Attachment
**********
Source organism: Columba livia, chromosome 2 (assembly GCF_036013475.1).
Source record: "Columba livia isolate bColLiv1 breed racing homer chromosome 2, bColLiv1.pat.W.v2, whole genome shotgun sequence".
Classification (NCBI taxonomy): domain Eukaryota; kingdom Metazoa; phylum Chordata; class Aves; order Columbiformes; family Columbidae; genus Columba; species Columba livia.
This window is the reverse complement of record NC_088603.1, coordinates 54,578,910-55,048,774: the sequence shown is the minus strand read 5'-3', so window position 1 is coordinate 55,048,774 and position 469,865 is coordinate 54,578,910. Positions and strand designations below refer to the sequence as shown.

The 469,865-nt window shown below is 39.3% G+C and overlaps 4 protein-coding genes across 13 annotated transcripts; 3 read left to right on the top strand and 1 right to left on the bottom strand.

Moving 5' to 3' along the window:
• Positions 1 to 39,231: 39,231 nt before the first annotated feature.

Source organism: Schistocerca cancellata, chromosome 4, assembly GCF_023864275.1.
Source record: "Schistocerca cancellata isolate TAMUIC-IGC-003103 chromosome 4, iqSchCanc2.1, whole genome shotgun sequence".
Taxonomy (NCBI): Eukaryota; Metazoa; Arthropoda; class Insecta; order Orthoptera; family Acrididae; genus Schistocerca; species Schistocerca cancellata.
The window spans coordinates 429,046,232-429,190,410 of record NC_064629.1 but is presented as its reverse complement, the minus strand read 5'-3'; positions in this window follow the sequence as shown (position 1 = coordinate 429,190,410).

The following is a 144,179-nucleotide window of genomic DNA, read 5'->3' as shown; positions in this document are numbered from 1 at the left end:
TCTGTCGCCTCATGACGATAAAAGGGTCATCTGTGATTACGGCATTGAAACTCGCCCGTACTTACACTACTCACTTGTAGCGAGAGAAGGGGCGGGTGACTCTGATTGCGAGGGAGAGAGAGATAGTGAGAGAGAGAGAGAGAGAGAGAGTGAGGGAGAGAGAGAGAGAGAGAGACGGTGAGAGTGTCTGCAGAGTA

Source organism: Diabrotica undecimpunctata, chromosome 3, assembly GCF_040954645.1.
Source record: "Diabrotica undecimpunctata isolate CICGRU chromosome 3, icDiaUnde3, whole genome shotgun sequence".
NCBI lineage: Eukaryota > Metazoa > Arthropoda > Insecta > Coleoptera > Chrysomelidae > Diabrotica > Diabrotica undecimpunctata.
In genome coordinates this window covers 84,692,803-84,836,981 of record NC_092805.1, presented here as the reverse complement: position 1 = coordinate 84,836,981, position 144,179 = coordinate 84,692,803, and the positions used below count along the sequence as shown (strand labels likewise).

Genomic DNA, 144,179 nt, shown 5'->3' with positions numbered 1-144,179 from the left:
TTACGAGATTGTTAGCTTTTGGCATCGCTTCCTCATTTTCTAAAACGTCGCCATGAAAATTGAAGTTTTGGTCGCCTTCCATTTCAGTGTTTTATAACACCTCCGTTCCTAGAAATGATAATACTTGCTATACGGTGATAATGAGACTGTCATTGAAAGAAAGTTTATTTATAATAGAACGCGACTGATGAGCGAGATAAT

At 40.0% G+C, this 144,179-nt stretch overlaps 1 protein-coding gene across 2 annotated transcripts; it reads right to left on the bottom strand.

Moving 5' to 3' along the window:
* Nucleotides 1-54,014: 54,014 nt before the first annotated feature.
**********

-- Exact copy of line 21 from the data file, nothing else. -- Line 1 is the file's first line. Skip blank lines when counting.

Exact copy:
Moving 5' to 3' along the window: